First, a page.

There are a couple of small spots where some rivets show that I'll fill and resand. But for the most part, the fairing is finally done.

For the heck of it, I went back to my builder's log to see how much time I've spent on the canopy construction since I started it in February 2007 with the beginning assembly of the canopy release mechanism. 235 hours. The fairing itself? Sixty hours.

I walked away from this part of the project a number of times, but kept coming back to wrestle it to the ground. Here's how it looked when I started on August 2nd. Here I had just finished making a rough mark of where the fairing would go.

Now, here's why I love RV building. During the course of documenting the fairing project, a friend of mine -- Tim Rowell -- looked at the blog and saw what I was up to. Tim is one of the smart 3M people around here and someday he'd like to build an RV. When the project was in the garage, he'd stopped by every now and again to see how I was doing, but I haven't seen him in a year or so.

Last week when I got home from work, there was a shopping bad on the front porch. Tim had gone to the 3M employee store, and filled up the bag with respirators and sandpaper, and some material for working with sanding fiberglass. And last night he brought by some 3M finishing pads.

So now I call this "Tim fairing." Everone who works on the plane, has to autograph a piece of it. The next time he's by the hangar, I'll have him add his signature.

By the way, for those of you building RVs, two tips for you: Once you shape the fairing, consider using the 3M sanding sponges and pads. They work really great and can be bent to the form of the fairing radius and compound curve.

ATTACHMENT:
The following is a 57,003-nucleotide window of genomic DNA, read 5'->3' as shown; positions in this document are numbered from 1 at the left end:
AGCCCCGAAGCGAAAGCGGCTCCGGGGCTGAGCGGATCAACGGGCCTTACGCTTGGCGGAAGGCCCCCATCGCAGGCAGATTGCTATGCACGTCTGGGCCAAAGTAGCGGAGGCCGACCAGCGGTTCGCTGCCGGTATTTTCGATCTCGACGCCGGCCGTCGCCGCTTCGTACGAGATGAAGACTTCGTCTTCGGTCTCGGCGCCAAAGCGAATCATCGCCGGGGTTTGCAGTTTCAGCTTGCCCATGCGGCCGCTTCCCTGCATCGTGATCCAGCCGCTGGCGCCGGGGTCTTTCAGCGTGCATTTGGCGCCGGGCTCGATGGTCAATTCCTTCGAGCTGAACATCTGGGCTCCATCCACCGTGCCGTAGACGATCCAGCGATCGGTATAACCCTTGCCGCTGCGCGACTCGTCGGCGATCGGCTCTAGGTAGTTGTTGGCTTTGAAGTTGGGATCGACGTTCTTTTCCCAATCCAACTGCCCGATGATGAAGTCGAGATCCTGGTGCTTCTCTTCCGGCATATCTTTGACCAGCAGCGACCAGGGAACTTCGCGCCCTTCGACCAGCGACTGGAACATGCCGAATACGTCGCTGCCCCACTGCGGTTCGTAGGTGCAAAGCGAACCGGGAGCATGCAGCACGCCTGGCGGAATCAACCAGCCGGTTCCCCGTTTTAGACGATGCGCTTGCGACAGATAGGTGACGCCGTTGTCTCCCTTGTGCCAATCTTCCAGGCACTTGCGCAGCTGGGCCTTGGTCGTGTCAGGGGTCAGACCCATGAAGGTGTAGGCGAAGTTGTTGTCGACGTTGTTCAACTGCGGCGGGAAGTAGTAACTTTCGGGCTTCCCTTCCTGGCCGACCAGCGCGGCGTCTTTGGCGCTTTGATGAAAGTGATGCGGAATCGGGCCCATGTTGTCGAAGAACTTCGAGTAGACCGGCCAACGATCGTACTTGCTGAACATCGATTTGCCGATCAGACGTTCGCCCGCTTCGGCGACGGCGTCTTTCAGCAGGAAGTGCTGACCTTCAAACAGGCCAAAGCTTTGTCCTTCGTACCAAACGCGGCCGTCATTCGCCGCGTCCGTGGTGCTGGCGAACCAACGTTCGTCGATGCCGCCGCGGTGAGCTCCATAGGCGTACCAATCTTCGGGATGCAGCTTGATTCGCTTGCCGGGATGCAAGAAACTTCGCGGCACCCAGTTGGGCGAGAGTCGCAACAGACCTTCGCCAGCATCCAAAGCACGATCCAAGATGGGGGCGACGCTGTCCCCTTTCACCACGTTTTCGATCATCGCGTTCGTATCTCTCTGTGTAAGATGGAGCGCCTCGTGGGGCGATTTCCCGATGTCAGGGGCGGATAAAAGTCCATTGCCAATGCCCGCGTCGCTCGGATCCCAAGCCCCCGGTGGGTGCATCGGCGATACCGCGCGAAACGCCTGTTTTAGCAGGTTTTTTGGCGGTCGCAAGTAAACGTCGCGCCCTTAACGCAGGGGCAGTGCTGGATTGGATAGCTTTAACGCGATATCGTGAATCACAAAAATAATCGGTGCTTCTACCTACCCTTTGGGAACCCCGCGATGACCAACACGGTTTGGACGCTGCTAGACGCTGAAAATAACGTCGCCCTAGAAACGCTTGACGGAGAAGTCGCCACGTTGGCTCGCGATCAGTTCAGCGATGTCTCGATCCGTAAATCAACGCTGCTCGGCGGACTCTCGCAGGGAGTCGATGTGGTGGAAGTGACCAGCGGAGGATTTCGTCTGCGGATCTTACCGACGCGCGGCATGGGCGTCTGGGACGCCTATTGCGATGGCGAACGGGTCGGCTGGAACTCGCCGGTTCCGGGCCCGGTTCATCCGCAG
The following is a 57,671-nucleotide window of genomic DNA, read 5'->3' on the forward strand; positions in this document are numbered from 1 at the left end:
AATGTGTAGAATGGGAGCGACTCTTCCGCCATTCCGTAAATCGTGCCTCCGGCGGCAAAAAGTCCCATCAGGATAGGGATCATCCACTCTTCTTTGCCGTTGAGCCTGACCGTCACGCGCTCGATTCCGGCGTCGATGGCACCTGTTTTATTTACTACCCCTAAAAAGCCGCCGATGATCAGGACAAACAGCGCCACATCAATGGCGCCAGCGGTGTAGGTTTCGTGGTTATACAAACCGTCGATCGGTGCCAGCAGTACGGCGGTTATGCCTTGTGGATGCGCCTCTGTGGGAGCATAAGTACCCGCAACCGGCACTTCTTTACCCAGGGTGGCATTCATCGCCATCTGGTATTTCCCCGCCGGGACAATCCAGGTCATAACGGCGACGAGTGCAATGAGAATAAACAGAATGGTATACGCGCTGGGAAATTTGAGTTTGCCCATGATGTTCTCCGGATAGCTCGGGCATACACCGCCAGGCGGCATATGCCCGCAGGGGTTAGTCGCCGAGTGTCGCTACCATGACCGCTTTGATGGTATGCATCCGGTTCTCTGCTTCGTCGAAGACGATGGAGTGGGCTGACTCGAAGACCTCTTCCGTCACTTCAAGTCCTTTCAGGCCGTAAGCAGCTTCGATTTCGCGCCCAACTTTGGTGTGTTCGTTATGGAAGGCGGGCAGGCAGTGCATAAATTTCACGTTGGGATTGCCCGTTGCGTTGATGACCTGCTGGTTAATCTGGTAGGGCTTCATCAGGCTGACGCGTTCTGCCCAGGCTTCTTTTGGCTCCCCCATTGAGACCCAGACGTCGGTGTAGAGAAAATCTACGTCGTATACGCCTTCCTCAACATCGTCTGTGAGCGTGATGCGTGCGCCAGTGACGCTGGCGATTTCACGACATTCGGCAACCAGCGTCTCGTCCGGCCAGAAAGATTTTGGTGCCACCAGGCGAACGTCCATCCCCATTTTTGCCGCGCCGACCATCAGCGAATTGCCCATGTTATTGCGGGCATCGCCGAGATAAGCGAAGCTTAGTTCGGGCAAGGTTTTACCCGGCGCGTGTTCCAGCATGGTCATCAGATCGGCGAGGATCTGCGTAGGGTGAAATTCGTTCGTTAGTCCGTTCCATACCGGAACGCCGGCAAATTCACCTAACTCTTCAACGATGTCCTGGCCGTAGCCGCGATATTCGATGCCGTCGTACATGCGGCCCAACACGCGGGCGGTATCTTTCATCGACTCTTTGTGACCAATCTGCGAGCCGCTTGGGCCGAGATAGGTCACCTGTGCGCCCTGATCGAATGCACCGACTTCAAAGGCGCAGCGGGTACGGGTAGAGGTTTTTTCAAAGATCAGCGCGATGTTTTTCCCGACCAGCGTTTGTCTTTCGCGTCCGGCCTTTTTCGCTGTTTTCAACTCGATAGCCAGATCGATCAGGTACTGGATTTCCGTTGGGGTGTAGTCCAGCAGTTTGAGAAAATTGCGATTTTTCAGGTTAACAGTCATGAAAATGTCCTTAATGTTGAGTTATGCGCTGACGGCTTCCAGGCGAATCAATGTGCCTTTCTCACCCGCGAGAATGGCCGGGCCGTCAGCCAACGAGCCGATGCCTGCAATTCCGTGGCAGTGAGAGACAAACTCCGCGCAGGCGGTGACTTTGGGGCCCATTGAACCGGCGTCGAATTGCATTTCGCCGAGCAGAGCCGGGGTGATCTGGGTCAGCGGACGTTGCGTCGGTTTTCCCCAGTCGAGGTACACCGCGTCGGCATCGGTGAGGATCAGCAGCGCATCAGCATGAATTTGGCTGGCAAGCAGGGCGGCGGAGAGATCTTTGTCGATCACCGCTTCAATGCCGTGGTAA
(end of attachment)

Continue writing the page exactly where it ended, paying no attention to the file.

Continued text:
The second tip: Remove the electrical tape very slowly. Go to fast and it's easy for the edge to tear, embedding a small piece in the edge which will give you a rough edge. When removing the tape, pulll it off into the edge. Basically as you remove the tape, you're folding it over into a triangle and pulling down toward the canopy skin.

I've finished this part of the project just in time. Temperatures tonight are heading toward the 30s and it's time to put canopy work away for the winter in this unheated hangar. I didn't come all this way to crack a brittle plexigasscanopy in the cold. So now I'll work on reinstalling the canopy release mechanism, add the heaterbox and doubler plate to the firewall, set the breakout force for the nose gear, and then get started with electrical runs and avionics.

Wednesday, October 15, 2008

The quest for perfection

I got no takers on my request for someone to take this canopy windscreen fairing project off my hands, so I had little choice but to plug away.

It's almost done and it's come out OK, I think, but not having another RV handy to doublecheck, I'll just have to go with my gut.